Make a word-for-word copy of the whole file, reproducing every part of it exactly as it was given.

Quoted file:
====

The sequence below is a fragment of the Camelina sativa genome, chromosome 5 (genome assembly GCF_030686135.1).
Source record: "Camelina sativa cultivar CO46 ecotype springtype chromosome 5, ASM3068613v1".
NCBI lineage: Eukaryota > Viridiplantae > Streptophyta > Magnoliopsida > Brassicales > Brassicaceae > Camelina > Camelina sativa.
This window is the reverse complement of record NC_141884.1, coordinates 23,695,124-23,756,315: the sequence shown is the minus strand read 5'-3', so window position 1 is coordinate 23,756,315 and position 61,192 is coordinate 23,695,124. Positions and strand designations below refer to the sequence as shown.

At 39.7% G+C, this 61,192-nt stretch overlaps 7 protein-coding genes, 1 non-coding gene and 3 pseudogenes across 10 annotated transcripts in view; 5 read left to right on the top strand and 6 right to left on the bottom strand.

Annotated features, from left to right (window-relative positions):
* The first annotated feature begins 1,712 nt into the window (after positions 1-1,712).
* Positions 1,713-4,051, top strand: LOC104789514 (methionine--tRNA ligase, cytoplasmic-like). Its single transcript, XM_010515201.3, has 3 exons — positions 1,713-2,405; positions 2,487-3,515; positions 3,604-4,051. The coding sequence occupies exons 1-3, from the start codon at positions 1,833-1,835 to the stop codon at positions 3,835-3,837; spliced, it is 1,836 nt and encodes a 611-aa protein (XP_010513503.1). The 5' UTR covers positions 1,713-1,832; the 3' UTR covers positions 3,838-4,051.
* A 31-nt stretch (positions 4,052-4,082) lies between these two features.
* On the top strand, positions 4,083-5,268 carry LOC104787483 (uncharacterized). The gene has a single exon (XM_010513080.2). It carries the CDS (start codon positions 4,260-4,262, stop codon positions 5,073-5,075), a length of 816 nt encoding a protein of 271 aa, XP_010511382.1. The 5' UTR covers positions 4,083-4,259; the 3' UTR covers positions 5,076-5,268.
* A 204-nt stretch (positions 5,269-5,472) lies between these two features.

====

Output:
The sequence below is a fragment of the Camelina sativa genome, chromosome 5 (genome assembly GCF_030686135.1).
Source record: "Camelina sativa cultivar CO46 ecotype springtype chromosome 5, ASM3068613v1".
NCBI lineage: Eukaryota > Viridiplantae > Streptophyta > Magnoliopsida > Brassicales > Brassicaceae > Camelina > Camelina sativa.
This window is the reverse complement of record NC_141884.1, coordinates 23,695,124-23,756,315: the sequence shown is the minus strand read 5'-3', so window position 1 is coordinate 23,756,315 and position 61,192 is coordinate 23,695,124. Positions and strand designations below refer to the sequence as shown.

At 39.7% G+C, this 61,192-nt stretch overlaps 7 protein-coding genes, 1 non-coding gene and 3 pseudogenes across 10 annotated transcripts in view; 5 read left to right on the top strand and 6 right to left on the bottom strand.

Annotated features, from left to right (window-relative positions):
* The first annotated feature begins 1,712 nt into the window (after positions 1-1,712).
* Positions 1,713-4,051, top strand: LOC104789514 (methionine--tRNA ligase, cytoplasmic-like). Its single transcript, XM_010515201.3, has 3 exons — positions 1,713-2,405; positions 2,487-3,515; positions 3,604-4,051. The coding sequence occupies exons 1-3, from the start codon at positions 1,833-1,835 to the stop codon at positions 3,835-3,837; spliced, it is 1,836 nt and encodes a 611-aa protein (XP_010513503.1). The 5' UTR covers positions 1,713-1,832; the 3' UTR covers positions 3,838-4,051.
* A 31-nt stretch (positions 4,052-4,082) lies between these two features.
* On the top strand, positions 4,083-5,268 carry LOC104787483 (uncharacterized). The gene has a single exon (XM_010513080.2). It carries the CDS (start codon positions 4,260-4,262, stop codon positions 5,073-5,075), a length of 816 nt encoding a protein of 271 aa, XP_010511382.1. The 5' UTR covers positions 4,083-4,259; the 3' UTR covers positions 5,076-5,268.
* A 204-nt stretch (positions 5,269-5,472) lies between these two features.